– So far, Morgan Rielly leads the Leafs in power-play points with nine in 14 games, but in that time, he has only five shots on goal. Teams have started adjusting and concentrating players below the top of the circles (more on that below). Eventually, he’s going to need to start shooting. One thing he has worked on tirelessly is his shot – his goal against Pittsburgh was a beautiful snapper. Rielly has also shown the ability to snap pucks through traffic and get them to the net. That will serve him well as teams dare him to shoot. You don’t have to hammer the puck by defenders, but you do have to get pucks through.
– Conversely, Jake Gardiner only has two power play shots on net so far. For Rielly, it makes sense because the power play runs through Marner and they funnel pucks to the middle of the ice, but Gardiner should be “bombs away” considering who he is surrounded with. The alternatives are Tyler Ennis and Josh Leivo considering how the unit is configured, so he should be shooting.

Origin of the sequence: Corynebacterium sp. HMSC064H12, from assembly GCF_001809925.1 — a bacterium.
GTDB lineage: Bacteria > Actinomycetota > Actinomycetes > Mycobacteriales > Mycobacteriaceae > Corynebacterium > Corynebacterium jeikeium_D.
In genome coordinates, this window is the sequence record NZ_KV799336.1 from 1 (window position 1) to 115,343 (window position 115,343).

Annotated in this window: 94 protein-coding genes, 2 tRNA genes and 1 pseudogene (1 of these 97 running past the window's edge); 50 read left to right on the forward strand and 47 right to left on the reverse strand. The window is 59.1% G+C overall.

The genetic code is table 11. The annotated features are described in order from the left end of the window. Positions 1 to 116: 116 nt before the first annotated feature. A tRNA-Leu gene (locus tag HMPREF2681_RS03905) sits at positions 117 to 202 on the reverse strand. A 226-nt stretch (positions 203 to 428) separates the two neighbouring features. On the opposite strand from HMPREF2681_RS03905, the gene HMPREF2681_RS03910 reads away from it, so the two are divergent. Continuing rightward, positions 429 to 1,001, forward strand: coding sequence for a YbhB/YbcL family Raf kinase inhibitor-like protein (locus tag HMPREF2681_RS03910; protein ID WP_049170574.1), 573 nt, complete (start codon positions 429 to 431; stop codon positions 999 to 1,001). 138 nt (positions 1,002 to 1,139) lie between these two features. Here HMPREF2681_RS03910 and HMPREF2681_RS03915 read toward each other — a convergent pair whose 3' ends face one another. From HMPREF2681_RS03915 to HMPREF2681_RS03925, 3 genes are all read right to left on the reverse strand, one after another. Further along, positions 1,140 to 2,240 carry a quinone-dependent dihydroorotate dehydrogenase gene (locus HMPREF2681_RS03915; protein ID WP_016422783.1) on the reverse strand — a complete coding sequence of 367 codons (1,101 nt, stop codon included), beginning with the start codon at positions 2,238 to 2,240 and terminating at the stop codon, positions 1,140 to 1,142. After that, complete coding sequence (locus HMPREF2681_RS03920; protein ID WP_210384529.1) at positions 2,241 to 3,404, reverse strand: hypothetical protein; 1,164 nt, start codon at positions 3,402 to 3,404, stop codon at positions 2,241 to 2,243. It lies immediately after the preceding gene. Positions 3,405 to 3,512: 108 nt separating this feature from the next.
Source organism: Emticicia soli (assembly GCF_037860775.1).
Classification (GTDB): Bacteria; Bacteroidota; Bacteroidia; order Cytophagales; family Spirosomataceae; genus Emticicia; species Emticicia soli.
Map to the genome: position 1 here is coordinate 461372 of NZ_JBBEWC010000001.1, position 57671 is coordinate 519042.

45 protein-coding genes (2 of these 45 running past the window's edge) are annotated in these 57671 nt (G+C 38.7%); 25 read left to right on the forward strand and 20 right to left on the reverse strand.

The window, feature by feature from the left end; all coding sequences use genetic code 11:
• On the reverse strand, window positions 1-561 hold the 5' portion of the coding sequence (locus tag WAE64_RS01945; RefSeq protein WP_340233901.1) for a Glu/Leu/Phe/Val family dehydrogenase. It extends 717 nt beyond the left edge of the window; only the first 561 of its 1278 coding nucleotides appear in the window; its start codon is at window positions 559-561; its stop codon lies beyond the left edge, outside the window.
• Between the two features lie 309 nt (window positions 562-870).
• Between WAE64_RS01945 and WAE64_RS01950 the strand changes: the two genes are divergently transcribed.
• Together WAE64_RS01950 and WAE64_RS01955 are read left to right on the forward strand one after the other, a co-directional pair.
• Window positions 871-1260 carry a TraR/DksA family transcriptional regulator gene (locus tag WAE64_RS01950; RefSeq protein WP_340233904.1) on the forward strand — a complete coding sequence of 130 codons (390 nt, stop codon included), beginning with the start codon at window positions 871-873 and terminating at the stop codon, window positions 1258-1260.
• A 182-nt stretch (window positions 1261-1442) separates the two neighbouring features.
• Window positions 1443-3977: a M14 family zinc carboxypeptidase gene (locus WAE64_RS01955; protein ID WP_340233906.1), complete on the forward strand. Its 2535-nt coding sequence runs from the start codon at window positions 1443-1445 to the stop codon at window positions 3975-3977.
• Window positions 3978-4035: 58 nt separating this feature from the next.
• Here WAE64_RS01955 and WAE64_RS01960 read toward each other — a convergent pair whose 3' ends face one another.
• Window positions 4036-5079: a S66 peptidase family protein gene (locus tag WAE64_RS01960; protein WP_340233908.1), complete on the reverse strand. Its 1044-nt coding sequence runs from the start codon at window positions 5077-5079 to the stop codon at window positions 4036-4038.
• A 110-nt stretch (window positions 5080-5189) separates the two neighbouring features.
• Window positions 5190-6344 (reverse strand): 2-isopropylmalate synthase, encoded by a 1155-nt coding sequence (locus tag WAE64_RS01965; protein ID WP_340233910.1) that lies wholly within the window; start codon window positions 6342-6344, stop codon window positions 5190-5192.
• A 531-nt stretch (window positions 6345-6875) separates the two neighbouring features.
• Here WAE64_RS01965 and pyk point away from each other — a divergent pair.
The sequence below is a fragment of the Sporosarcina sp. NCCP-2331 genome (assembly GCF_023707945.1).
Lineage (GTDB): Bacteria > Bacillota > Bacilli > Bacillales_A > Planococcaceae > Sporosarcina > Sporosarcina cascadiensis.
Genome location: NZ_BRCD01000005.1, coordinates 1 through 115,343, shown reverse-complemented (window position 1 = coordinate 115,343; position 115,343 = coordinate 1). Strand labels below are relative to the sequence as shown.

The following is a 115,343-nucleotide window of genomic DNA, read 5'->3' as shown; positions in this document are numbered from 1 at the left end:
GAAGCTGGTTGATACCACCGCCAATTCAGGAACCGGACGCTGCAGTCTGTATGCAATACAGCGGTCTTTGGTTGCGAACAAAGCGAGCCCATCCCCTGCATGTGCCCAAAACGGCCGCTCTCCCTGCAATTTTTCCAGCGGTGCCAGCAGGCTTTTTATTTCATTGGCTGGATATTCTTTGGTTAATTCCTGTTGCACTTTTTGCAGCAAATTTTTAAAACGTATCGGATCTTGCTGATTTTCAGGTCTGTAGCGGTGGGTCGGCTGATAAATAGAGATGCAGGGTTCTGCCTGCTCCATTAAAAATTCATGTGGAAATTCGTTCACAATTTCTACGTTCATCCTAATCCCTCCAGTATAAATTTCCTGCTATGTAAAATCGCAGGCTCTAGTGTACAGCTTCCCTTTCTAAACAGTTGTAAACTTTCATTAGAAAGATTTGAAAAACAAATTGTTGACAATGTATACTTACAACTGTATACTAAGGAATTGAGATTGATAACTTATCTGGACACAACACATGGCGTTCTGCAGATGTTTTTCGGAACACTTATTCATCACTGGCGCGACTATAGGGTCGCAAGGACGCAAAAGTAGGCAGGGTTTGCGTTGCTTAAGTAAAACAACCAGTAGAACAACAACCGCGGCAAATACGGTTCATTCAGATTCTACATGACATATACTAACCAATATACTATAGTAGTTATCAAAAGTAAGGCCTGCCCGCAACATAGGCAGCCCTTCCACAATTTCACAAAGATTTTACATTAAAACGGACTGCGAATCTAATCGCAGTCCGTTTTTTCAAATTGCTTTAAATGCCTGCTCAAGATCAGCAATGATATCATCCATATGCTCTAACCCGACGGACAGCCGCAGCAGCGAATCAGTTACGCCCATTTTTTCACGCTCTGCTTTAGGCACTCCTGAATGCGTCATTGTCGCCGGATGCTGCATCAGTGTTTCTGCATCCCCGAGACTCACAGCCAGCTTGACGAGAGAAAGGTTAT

– Not sure how trustworthy the stats are, but I was clicking around the NHL.com team stats and the Leafs led the league in two shot categories that definitely pass the eye test. The first is the least amount of slap shots taken, and the second is most tipped pucks in the league. Pretty much nobody on the team has a slap shot that is better than their wrist shot, so that’s not shocking, and the Leafs love the high-tip play where a player pulls up to around the top of the circle and the defenseman rips it at his blade for a deflection.